As India tries to figure out how to govern Digital Communication Networks (DCNs), there are already laws applicable to harms which may occur on the internet. In this episode, Rohan Seth, Prateek Waghre and Sapni G K discuss Sapni’s document which maps the current legal landscape on online harms in India. This is the 3rd document in our series on the Governance of DCNs.
Links mentioned in the episode:
Read Sapni’s document here
Read the working paper on the categorisation of harms attributed to DCNs – “Governance of DCNs I: Categorisation of Harms”
Read the discussion document on benefits/opportunities associated with DCNs – “Governance of DCNs II: Opportunities and Benefits”
See Prateek’s tracker for arrests for social media posts – Tracking Arrests / Cases / FIRs / Threat(s) / Detentions related to posts on Social Media
Over the last few years, a number of harms associated with Digital Communication Networks (DCNs) have been documented and extensively reported on. At the same time, we also need to update our understanding of the opportunities and benefits they enable to inform policy decisions about their governance. In this episode, Prateek Waghre and Sapni GK join Rohan Seth to discuss their discussion document on the benefits of DCNs.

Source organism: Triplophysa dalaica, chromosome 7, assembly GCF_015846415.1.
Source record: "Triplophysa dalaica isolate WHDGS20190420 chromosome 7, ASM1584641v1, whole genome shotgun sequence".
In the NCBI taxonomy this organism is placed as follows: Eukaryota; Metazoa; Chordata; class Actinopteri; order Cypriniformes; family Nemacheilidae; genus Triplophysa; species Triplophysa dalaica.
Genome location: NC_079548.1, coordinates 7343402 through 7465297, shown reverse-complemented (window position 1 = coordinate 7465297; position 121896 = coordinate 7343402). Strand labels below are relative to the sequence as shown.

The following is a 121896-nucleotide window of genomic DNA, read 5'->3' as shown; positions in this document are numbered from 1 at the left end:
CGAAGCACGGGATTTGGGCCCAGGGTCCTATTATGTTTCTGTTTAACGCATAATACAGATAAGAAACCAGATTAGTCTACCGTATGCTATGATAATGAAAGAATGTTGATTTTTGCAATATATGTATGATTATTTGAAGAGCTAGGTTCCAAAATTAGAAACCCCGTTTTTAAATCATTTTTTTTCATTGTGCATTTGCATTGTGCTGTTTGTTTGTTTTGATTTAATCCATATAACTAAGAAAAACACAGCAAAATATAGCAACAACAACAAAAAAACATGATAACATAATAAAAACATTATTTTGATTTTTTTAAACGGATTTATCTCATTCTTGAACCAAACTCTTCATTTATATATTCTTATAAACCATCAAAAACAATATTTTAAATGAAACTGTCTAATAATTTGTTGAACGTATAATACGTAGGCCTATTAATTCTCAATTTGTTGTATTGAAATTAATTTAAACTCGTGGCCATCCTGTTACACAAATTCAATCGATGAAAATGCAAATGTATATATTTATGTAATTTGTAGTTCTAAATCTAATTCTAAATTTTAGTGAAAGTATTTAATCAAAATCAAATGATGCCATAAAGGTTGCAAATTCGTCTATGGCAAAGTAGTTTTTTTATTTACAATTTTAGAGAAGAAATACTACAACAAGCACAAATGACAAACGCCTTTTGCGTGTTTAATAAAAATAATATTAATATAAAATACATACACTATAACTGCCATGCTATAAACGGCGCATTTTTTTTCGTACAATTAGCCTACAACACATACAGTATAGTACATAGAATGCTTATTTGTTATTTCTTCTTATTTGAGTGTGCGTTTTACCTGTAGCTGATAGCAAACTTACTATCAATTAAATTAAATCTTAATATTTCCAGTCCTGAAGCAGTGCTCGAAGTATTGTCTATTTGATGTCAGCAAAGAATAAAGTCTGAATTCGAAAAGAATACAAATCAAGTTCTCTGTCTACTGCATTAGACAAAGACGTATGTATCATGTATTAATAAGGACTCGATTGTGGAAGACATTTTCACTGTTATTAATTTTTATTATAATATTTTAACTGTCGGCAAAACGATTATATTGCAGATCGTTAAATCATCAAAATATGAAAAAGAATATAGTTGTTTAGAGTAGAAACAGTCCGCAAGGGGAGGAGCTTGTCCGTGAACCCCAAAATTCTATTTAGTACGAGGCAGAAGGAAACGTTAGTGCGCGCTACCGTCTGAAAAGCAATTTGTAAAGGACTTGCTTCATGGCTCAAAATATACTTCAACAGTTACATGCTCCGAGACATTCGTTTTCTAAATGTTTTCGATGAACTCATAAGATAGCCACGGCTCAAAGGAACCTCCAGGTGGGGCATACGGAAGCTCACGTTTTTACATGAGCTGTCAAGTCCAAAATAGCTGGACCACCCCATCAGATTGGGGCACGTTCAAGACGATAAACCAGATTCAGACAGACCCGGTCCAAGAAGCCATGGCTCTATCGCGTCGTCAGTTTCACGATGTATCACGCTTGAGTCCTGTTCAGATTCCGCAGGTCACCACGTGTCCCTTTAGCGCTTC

Read our Discussion Document and Working Paper on this topic:
1. Governance of DCNs II: Opportunities and Benefits
2. Governance of DCNs I: Categorisation of Harms
Check out our courses: school.takshashila.org.in
Over the years, a number of harms have been attributed to Social Media platforms/messaging apps. Despite their high adoption over the last decade, estimates suggest that approximately 50% of the world’s population do not use them yet. This implies that there is still significant headroom for adoption and therefore further amplification of the harms (and benefits) attributed.
In this episode, Prateek Waghre joins Rohan Seth to discuss a Takshashila Working Paper that defines Digital Communication Networks (DCNs) and categorizes the harms attributed to them as potential market failures, social problems, and cognitive biases.
Click here to read the paper